As a landlord, repairs and vacancy issues can also eat away your profits. That’s why it’s important, as an investor, to calculate not only your expected mortgage, but your taxes and maintenance, and your operating costs. This will help you determine how much you can expect to earn in rental income. The answer will be different for every investor, but if you find the right property, the risk will be well worth the effort and the return that owning real estate provides.

Round 2: Required Capital

Required capital can be a hurdle for investors looking to jump into the real estate market. Generally, anyone can invest in stocks, but it’s much harder – and more costly – to invest in real estate. In order to purchase property, you’ll need to either come up with a 20% down payment on your own, or find partners to invest with you. While there may be special programs in certain states to lower down payment requirements, there are very few options for investors.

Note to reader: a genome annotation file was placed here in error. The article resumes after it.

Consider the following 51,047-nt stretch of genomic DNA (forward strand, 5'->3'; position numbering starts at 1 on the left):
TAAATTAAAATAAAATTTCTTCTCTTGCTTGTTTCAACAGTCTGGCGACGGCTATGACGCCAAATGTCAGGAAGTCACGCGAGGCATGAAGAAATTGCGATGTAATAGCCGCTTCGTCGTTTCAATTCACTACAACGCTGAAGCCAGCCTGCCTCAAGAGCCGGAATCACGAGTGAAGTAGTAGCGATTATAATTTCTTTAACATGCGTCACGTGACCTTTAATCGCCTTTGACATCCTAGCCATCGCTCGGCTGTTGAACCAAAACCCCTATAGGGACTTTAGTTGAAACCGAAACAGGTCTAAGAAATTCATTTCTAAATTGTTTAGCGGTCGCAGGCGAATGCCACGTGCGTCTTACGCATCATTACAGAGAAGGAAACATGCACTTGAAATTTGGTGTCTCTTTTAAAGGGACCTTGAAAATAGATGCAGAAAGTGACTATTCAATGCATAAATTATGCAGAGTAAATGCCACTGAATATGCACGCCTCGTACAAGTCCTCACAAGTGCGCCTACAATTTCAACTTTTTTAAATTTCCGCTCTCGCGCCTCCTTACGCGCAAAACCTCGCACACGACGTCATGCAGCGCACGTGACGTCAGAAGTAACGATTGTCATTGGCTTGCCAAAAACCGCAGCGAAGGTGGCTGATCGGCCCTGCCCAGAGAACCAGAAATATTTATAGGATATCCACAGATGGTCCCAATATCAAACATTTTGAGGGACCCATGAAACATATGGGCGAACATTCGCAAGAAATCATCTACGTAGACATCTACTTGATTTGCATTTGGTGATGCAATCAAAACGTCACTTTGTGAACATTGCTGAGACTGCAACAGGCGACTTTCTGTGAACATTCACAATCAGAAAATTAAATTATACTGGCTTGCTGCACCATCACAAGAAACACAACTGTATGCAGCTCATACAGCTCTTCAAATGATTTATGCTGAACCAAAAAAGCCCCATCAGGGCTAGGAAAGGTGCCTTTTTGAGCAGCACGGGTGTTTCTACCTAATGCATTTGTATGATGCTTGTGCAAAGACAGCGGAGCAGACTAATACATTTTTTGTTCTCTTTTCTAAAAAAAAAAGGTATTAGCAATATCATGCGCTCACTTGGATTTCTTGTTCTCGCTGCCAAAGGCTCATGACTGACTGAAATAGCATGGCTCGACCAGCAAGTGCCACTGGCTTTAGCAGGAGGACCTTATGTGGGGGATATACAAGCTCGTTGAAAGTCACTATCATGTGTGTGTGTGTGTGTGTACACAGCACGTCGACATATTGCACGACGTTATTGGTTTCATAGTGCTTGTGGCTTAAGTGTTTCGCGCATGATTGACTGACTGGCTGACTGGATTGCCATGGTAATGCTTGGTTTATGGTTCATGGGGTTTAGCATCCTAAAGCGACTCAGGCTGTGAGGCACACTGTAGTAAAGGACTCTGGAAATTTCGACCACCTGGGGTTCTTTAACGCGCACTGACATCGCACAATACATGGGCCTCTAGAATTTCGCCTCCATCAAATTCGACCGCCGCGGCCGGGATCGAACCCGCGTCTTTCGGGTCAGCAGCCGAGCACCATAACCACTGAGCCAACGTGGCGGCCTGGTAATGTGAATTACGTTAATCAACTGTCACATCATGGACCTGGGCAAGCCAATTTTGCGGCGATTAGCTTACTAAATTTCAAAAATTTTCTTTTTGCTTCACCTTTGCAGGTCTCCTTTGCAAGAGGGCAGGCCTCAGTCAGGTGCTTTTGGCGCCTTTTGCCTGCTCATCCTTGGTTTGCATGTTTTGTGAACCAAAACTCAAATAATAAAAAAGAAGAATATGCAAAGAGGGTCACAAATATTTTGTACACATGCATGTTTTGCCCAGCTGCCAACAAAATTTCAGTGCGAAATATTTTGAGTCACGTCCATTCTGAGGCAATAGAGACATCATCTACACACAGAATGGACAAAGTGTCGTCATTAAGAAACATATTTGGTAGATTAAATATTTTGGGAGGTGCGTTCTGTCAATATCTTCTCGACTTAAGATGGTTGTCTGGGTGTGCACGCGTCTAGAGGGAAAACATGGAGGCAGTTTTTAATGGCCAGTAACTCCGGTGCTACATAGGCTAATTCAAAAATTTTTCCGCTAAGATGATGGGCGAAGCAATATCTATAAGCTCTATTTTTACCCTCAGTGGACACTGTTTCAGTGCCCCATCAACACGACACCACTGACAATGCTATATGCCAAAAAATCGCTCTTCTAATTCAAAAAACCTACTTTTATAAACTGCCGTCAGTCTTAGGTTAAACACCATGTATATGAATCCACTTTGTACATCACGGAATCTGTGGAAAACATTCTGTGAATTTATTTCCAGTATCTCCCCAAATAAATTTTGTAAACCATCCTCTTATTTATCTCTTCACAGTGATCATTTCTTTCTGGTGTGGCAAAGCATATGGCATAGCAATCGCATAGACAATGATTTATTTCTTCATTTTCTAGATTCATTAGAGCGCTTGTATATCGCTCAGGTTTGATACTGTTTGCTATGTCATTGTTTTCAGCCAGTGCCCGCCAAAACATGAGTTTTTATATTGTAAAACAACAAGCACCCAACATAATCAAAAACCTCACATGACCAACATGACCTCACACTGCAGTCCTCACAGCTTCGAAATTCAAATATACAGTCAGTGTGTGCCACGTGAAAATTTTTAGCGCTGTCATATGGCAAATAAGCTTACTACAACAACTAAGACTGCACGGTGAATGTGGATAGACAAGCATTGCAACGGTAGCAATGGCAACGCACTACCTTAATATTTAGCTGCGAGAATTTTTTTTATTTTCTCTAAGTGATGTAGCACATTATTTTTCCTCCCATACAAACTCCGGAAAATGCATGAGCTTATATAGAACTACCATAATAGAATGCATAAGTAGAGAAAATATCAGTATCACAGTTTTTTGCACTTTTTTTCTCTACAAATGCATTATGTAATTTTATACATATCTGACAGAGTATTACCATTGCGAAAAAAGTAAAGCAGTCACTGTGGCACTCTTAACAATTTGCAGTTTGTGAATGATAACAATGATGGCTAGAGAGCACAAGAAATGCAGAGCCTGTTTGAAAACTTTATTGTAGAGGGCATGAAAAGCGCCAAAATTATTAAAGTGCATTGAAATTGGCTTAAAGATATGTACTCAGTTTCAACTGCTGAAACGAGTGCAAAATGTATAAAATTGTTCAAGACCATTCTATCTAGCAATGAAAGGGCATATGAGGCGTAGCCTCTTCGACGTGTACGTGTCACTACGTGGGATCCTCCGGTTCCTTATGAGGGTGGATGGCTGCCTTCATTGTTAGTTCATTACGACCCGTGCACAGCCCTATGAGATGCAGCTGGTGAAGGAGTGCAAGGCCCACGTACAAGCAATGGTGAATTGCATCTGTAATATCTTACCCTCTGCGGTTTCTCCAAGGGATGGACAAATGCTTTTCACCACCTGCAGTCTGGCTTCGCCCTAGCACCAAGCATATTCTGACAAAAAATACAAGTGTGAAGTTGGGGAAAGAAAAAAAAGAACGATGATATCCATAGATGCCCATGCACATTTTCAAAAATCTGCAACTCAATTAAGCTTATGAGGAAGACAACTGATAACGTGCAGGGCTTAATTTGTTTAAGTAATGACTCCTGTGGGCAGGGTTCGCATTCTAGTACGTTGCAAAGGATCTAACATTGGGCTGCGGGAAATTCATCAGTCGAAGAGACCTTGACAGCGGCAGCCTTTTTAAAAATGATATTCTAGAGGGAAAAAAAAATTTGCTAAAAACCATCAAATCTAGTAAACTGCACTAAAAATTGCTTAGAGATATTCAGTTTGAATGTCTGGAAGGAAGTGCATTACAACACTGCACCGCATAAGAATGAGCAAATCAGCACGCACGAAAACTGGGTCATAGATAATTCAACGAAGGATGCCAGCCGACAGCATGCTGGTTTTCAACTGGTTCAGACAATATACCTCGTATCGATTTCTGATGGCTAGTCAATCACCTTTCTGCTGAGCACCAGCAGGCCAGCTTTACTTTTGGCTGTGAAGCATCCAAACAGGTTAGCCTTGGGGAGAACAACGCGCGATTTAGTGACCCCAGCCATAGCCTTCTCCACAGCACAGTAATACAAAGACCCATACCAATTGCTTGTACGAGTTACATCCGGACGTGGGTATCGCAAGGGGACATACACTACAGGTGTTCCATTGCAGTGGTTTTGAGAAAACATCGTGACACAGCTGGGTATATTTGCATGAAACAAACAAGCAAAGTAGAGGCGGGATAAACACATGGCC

The initial capital required to invest in real estate is often what prevents people from diving into this market. It’s not uncommon for properties to require thousands of dollars or more in down payment of costs. You’ll also need additional capital to maintain the property. Stocks only require one initial investment, and you can purchase additional shares later on at your own discretion.

Round 3: Taxes

Taxes are another thing that needs to be considered when deciding whether to invest in stocks or real estate.
When investing in real estate, you will be required to pay property taxes quarterly based on the assessed value determined by the city. Property taxes are included in the mortgage payment, whether you decide to flip the property or rent out the structure, you’ll still be required to pay taxes on your rental income or on the sale of the property.

That said, real estate does have its own unique tax benefits. The interest that accrues on your mortgage is tax-deductible as is property taxes, operating expenses, depreciation, and insurance. The amount that you can deduct will depend on how much rental income you receive. But generally speaking, deductions that are higher than your rental income are prohibited.